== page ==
When we talk about scuba diving, especially in a world tour, it is often in Asia, Oceania, or the Pacific that it happens. We must say it that the reputation of the waters of the Great Barrier Reef in Australia is well established; globetrotters are also very familiar with the best places in Thailand to dive, while some Polynesian islands are among the most spectacular dives in the world.
Central America is also home to wonderful places, including Mexico, Honduras, Costa Rica, Belize, or the West Indies. But what about South America? Is it a trek and mountain destination only? Does the adventure end where the altitude begins? Nonsense! Despite an ostensibly wild Pacific coast, we can still make surprising underwater encounters.
The Galapagos Islands, the archipelago of Ecuador
In the Pacific Ocean, it is a veritable paradise for divers; for good reason, its protected waters are home to rare species, in particular sea lions, manta rays, marine iguanas, dolphins, and several species of sharks. The Wolf and Darwin Island, particularly renowned for their unique biodiversity in the world, are only accessible as part of a diving expedition. Some consider their waters as one of the last animal sanctuaries on the planet! You can dive all year round in the Galapagos, however, the best time to see whale sharks is during the dry (coolest!) Season from July to December. Find more about Galapagos here.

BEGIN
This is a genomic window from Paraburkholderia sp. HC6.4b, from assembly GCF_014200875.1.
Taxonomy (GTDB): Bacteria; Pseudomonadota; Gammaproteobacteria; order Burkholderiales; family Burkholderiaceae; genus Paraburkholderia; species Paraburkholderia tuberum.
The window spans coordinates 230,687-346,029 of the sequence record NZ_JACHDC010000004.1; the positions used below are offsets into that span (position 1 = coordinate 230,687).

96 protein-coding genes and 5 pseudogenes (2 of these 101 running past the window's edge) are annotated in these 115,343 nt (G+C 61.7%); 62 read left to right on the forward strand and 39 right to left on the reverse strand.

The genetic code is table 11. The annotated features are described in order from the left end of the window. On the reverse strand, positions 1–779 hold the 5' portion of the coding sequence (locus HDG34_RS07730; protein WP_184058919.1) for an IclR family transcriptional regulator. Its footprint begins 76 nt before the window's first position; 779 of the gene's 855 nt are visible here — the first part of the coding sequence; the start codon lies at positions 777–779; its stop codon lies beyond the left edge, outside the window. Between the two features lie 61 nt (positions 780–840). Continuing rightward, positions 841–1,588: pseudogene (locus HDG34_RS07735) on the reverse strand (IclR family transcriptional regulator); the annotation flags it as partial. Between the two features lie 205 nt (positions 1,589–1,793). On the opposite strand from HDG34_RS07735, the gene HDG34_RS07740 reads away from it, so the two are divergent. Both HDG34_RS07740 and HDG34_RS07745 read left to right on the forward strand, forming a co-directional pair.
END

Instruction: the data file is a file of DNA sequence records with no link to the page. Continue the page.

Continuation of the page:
San Andres Island, Colombia
It is also full of real underwater wonders. We may say that this is cheating because the archipelago is closer to Nicaragua, Costa Rica, and Panama (and therefore to Central America) than to Colombia. But San Andrés remains a Colombian island. To explain to what extent San Andres is a paradise for divers, we understand that its waters are nicknamed the “sea of seven colors”, due to its impressive coral reef, the second most important in the world after that of Australia (the famous Great Barrier Reef). And to preserve its biodiversity, UNESCO declared the archipelago a World Biosphere Reserve in 2000.
Fernando de Noronha is an unusual place, off the coast of Brazil
This Natural Park is listed as a UNESCO World Heritage Site, Fernando de Noronha is not overwhelmed by mass tourism since its number of visitors is controlled there. Everyone must also pay a daily “preservation tax”, thereby helping to preserve their nature and biodiversity. It is then quite natural that the dives are spectacular; not for its coral reefs, but for its rock formations with caves, tunnels, narrow passages, wrecks, making the places a mysterious and fascinating universe. On the fauna side, it is easy to find dolphins, turtles, rays, and sharks in the waters of Fernando de Noronha.
The Dos Abrolhos Archipelago, south of Bahia State, Brazil
Forms a territory classified as a national park. Its nature is preserved there, and one goes there specially to observe the animals and the seabed. The renowned place for diving, the visibility underwater is excellent and promises beautiful encounters with barracudas, moray eels, eels, sharks, dolphins, turtles, and all kinds of small multicolored fish. From June to November, it is not uncommon to see humpback whales that come to give birth to their young.
In the north of Peru, and in the corner of Piura
It is possible to dive in waters comfortably warmed by tropical currents. It is not uncommon to come across turtles, sea lions, and whales, besides the countless small fish of all colors that inhabit the area. Beginner divers will prefer El Nuro, while experienced divers will venture to Los Organos, an old oil platform now abandoned, to admire the incessant ballet of fish that come to feed on the mollusks and other coral.